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Canada Cup founder, horse-racing ‘icon’ Glen Todd dies

Todd remembered for love of horses, and for growing softball in Surrey and beyond
Glen Todd, founder of the Canada Cup International Faspitch Championship, speaks to Team Canada prior to the 2009 tournament. (File photo)

Glen Todd, the founder of the Canada Cup softball tournament and one of the country’s most successful race-horse owners, has died.

Todd, who was also the longtime president of White Rock Renegades girls fastpitch organization and is the winningest owner in Hastings Racecourse history, passed away Saturday, according to a social-media post from the East Vancouver horse-racing track.

“Glen played a giant role in British Columbia’s thoroughbred racing industry, whether as an owner of hundreds of racehorses in recent years, or as a business leader in providing direction, insight and vital influence over the ongoing sustainability of the industry,” reads a post on Hastings Racecourses’ Facebook page.

“Glen’s passion and commitment to the industry – and the people within it – was unparalleled and will be sorely missed.”

Soon after news of Todd’s passing began to spread, tributes began to roll in on social media, with fellow thoroughbred owners and those in the horse-racing community referring to him as both a “legend’ and an “icon” in the sport.

Todd’s parents met at Hastings Park in 1939, and he grew up around the sport; he was involved in thoroughbred racing for nearly 60 years and owned and trained hundreds of horses both in B.C. and Kentucky though his company, the North American Thoroughbred Race Horse Company.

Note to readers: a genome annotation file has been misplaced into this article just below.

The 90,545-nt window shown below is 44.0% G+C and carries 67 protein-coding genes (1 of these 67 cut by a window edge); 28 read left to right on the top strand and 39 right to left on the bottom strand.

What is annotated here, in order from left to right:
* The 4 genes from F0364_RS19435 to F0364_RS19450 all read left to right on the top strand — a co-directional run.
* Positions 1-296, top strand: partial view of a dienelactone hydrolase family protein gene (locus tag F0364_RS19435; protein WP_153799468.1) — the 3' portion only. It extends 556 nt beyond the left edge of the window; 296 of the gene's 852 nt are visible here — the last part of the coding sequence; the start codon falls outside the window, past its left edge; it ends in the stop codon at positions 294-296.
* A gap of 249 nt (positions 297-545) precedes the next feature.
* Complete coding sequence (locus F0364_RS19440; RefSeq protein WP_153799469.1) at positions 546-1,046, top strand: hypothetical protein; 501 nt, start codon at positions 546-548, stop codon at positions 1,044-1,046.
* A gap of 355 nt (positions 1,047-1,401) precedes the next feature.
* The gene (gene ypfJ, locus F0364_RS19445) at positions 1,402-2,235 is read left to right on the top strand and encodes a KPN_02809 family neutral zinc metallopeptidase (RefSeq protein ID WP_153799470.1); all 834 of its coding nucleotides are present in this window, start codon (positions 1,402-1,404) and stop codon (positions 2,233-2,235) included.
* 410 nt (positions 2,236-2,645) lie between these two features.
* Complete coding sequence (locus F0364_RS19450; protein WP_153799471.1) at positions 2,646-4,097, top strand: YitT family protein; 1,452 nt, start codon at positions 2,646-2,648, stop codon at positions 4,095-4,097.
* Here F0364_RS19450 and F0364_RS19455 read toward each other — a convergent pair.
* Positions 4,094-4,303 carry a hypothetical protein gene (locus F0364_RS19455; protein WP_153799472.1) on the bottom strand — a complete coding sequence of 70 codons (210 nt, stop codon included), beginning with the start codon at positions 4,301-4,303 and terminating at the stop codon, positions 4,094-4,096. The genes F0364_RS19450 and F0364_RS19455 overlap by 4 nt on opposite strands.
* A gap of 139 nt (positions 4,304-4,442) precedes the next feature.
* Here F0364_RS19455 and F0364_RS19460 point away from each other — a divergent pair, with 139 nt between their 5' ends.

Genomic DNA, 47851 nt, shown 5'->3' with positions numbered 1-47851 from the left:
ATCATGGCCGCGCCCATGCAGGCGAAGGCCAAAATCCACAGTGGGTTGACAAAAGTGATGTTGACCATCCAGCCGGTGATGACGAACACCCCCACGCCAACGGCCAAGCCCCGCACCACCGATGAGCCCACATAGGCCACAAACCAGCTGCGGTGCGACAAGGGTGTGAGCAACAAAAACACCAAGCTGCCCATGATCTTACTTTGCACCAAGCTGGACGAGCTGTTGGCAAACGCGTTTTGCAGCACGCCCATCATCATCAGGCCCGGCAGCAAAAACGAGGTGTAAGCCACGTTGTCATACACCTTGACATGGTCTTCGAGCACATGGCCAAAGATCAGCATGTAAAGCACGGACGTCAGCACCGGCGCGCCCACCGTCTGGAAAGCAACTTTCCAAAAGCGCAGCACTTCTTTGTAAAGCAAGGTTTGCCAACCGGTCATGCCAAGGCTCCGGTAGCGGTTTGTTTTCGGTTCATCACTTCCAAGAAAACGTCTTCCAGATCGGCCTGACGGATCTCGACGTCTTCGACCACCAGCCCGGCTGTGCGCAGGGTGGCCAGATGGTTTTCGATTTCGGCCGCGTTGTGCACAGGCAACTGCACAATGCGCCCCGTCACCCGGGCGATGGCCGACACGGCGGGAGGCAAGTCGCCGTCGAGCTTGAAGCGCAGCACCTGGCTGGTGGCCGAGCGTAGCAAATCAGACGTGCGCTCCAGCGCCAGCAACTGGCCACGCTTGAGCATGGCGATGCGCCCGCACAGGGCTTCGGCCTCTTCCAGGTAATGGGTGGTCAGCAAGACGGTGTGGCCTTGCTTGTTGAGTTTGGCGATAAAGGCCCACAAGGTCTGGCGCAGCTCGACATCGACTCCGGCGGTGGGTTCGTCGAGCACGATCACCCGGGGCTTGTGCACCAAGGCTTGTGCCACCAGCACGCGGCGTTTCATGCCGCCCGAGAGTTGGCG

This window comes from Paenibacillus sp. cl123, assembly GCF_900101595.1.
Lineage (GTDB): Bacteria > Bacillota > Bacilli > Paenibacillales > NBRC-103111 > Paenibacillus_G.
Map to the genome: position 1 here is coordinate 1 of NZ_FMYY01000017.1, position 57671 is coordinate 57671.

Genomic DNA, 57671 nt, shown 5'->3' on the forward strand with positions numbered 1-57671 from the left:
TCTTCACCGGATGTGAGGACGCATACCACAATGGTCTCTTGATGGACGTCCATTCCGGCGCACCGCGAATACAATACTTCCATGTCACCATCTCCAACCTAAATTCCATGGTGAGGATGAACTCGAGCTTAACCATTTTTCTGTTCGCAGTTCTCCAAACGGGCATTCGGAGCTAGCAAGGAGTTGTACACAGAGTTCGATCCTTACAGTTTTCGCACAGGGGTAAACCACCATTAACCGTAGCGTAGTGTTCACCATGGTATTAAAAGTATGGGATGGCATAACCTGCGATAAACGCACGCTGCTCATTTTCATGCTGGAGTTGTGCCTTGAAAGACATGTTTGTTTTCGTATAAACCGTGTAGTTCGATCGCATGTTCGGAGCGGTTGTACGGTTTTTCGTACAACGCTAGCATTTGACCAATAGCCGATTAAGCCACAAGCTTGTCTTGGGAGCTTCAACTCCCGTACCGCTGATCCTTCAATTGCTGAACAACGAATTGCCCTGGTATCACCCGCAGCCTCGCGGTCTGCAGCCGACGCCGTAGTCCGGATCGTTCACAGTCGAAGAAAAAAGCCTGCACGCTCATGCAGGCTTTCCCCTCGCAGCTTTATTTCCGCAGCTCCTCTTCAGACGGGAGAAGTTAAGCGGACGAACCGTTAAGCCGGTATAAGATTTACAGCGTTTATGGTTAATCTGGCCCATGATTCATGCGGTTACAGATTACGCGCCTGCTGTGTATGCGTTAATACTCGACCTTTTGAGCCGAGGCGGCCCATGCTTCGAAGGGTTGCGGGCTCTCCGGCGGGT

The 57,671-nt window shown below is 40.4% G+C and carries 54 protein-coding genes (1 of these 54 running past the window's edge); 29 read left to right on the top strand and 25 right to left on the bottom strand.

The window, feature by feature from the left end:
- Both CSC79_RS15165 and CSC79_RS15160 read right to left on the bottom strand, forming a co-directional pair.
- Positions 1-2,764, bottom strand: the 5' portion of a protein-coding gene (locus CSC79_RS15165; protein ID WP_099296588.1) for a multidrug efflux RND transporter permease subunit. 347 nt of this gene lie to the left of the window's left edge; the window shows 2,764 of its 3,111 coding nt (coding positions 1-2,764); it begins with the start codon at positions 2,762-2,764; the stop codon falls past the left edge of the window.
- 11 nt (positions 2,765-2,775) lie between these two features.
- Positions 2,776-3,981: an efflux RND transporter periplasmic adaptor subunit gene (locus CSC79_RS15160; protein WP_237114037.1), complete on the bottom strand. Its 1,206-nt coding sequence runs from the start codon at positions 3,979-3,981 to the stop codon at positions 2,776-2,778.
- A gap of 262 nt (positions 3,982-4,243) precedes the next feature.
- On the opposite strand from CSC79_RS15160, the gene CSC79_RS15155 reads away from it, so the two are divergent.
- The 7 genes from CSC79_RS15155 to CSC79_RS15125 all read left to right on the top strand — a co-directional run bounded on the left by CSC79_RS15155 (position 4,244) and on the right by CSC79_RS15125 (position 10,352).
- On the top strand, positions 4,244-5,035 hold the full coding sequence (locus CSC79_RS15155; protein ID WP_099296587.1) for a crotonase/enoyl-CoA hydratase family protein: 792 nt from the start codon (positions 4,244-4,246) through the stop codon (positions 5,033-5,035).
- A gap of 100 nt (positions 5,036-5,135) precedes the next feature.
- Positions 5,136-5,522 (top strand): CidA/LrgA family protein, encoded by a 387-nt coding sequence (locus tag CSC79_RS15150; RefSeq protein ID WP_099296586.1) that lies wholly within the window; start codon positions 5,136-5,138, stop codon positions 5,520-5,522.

He also owned the horse-racing themed Derby Bar and Grill in South Surrey - where photos of many of his winning horses line the walls - and worked for decades in the customs brokerage industry.

He was similarly influential and important to the Semiahmoo Peninsula softball community. In addition to founding the Canada Cup, he was the head coach of the first-ever White Rock Renegades team in 1986.

He was inducted into the BC Sports Hall of Fame in 2008, and is also a member of the Softball BC, Softball Canada and World Baseball Softball Confederation halls of fame. The WBSC hall of fame – which welcomed Todd in 2016 – has 249 members from 38 different countries, but less than two dozen inductees are Canadian, putting the longtime South Surrey resident in elite company.

Upon his WBSC induction, Greg Timm – the current Renegades president who also took the Canada Cup reins from Todd a number of years ago – told Peace Arch News that Glen was, “in the words of the WBSC president who presented him with his plaque and his ring, ‘one of the most influential builders of international softball ever known.’”

“It’s a huge, huge thing. It’s the biggest award you can bestow on a softball person in this world,” Timm continued.

Todd, however, deflected most of the praise onto the legion of volunteers and other softball staff that helped him build up both the Renegades – arguably the most successful girls fastpitch association in Canada – and the Canada Cup tournament.

“It’s a big honour, no doubt about it, but I receive it on behalf of all of those people,” he said at the time. “It would’ve never happened without them, so this was a recognition of not just me, but of so many people in the community who have helped.”

Todd was also quick to help others, often at his own expense. So invested was he in the continued success and viability of Hastings Racecourse, during the pandemic he provided the business with a $1-million interest-free loan to keep the doors open, people employed and to keep race purses funded.

“Without Glen Todd, I’m not sure Hastings Racetrack is still running,” Brook Ward, a longtime Vancouver sports broadcaster, wrote on Twitter Sunday.

“Glen was an energetic, generous, passionate, advocate who reversed racing’s decline and paved the way for success going forward,” wrote fellow thoroughbred owner David Milburn.

“Glen your contribution was without equal. You will be sorely missed by all.”

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